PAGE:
Brad Feld posted a couple of days ago about Saying No In Less Than 60 Seconds in which he talks about the 10-50 times a day he has to say no to deals and meeting requests, and that as a result he has to do so quickly.
As Brad describes it there are a couple of things wrapped up in here, firstly his goal of being accessible to everyone that reaches out to him, which means both making himself contactable and responding to contacts, and the second is a time management point. The goal is laudable and the time management is a practical necessity.
Turning to myself, I have a similar goal of having contact with as many interesting people as possible. This is inevitably a time consuming process and as such competes for my time with my portfolio, the internal operations of our partnership, deals I am pursuing, and last, but by no means least, my family. Unsurprisingly there is never enough time to go around and at any given point I am most likely feeling guilty about neglecting one of these constituencies, right now it is my portfolio where in the last week I have had two senior execs remark that they haven’t seen much of me lately.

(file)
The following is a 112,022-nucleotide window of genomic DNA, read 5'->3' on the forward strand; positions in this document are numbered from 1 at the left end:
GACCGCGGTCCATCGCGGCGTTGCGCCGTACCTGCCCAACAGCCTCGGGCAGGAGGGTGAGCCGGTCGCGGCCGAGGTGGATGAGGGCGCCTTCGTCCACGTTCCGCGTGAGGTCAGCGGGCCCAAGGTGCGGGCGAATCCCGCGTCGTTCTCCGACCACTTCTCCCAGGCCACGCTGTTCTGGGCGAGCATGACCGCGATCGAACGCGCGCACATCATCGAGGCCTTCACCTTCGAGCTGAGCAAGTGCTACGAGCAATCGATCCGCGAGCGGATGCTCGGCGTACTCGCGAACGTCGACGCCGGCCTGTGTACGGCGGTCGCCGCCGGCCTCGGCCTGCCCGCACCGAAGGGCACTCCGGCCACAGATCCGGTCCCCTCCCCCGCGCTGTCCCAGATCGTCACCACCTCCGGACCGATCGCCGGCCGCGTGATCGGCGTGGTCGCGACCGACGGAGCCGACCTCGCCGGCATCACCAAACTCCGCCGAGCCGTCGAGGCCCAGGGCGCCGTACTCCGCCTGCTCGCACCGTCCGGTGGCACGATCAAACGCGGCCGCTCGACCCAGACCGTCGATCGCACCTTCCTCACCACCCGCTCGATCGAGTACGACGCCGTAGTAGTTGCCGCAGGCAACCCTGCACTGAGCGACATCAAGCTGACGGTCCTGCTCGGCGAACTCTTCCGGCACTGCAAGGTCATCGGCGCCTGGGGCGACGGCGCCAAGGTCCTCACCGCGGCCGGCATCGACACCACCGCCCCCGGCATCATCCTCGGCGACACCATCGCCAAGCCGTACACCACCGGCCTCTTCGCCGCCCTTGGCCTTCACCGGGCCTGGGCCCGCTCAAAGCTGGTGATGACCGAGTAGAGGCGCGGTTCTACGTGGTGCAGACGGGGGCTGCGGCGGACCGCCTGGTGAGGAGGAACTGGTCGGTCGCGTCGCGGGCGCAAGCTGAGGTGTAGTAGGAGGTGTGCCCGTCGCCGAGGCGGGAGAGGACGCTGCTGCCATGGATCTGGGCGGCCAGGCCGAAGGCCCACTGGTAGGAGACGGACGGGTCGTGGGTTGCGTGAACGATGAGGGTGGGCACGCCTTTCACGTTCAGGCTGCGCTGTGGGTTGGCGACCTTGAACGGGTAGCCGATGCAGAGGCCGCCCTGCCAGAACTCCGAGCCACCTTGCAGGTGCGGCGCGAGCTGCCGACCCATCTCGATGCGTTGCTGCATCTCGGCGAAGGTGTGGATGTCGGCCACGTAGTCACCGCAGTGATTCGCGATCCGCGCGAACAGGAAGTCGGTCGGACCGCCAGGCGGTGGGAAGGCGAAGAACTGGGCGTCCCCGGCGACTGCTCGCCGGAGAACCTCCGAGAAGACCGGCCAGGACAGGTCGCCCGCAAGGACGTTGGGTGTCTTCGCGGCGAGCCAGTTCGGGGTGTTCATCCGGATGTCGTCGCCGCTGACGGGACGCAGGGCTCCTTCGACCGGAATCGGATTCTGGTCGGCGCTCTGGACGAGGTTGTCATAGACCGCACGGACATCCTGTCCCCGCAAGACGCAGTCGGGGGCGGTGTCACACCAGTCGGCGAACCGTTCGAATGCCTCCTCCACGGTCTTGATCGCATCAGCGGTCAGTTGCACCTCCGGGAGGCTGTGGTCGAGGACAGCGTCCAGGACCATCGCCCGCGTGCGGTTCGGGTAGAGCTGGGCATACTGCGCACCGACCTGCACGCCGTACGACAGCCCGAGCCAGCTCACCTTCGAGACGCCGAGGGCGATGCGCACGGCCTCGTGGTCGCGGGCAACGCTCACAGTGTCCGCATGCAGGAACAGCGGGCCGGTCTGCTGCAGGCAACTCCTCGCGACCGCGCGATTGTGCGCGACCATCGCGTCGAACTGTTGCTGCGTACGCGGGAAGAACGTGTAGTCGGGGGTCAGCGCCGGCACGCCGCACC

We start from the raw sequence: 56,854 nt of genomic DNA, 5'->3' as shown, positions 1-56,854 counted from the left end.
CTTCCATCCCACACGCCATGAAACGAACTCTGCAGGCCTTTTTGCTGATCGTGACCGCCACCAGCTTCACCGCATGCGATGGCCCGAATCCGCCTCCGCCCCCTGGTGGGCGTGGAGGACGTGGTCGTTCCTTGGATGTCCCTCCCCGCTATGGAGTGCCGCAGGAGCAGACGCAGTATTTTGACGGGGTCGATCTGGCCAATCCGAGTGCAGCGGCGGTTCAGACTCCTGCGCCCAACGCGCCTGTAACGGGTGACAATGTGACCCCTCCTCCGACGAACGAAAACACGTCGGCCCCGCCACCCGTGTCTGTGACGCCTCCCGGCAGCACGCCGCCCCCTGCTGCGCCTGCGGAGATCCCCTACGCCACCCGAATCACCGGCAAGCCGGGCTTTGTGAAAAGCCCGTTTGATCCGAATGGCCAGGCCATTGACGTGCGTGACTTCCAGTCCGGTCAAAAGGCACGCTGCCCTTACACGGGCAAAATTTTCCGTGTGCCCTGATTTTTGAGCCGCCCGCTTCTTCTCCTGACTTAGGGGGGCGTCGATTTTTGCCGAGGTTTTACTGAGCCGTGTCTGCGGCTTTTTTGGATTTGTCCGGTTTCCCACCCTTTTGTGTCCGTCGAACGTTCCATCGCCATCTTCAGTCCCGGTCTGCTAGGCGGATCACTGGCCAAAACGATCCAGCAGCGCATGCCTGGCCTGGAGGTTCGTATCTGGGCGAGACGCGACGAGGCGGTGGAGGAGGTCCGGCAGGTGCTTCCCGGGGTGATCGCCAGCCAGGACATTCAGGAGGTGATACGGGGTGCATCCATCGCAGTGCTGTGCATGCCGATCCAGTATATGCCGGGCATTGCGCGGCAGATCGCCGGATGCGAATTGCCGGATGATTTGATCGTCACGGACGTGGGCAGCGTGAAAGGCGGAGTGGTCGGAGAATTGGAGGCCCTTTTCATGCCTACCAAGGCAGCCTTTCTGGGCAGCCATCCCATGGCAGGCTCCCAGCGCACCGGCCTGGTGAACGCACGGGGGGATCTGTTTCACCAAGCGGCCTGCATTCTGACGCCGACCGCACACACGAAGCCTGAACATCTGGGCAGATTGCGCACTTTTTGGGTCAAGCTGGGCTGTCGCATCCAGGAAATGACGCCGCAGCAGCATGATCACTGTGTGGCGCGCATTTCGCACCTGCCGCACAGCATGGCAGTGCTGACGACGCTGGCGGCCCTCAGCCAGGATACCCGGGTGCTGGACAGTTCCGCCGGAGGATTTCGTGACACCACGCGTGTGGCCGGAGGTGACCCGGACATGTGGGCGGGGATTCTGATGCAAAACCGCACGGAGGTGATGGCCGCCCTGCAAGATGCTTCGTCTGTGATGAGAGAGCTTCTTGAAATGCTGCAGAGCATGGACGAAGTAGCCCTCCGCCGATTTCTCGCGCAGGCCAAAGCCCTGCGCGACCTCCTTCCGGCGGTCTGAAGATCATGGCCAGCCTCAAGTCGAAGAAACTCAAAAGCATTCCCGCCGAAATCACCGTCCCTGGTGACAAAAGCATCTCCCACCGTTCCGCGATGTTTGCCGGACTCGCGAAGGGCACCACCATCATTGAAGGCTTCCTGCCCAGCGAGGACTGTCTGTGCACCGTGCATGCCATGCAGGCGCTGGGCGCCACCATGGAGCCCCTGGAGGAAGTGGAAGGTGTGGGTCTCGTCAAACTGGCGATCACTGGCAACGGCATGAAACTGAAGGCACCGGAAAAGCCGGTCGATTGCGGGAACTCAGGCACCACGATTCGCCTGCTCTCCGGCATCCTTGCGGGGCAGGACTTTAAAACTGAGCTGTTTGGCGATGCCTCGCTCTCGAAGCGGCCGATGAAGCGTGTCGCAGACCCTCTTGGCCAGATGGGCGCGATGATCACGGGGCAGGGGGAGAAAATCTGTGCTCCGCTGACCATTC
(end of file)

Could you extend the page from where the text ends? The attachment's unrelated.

My point in all of this is that for VCs optimising the use of their time is a big deal, as any extra that can be squeezed out can be profitably put to use. Brad’s focus in the post above is minimising the time to say ‘no’, while still doing it well, and in this previous post he talked about how he likes to keep meetings short (often less than 30mins). That resonated with me, as when I look at my working life and try to figure out where I can find time to meet with more entrepreneurs and spend more time thinking about our investments the obvious place to go is reducing the time I spend with companies once it becomes clear that we aren’t going to come to a deal.
US VCs have always been better at this than we are in Europe. The culture of the 45 minute meeting is well established over there, but over here the custom is for meetings to last an hour or more. Moreover, it is sometimes the case that people perceive it as rude, or some kind of sleight, or comment on their business if a meeting is shorter rather than longer. I have had cases of more arrogant entrepreneurs wanting to schedule 90mins or 120mins for the first meeting.
In order to create time to see more companies I have been thinking about reducing the length of first meetings to 45 minutes. I think that is enough for both sides to figure out whether we want to move forward together, but I’d be interested to know what you think. From the entrepreneur side is 45 mins enough?, is it rude to schedule meetings this short?, and any other thoughts.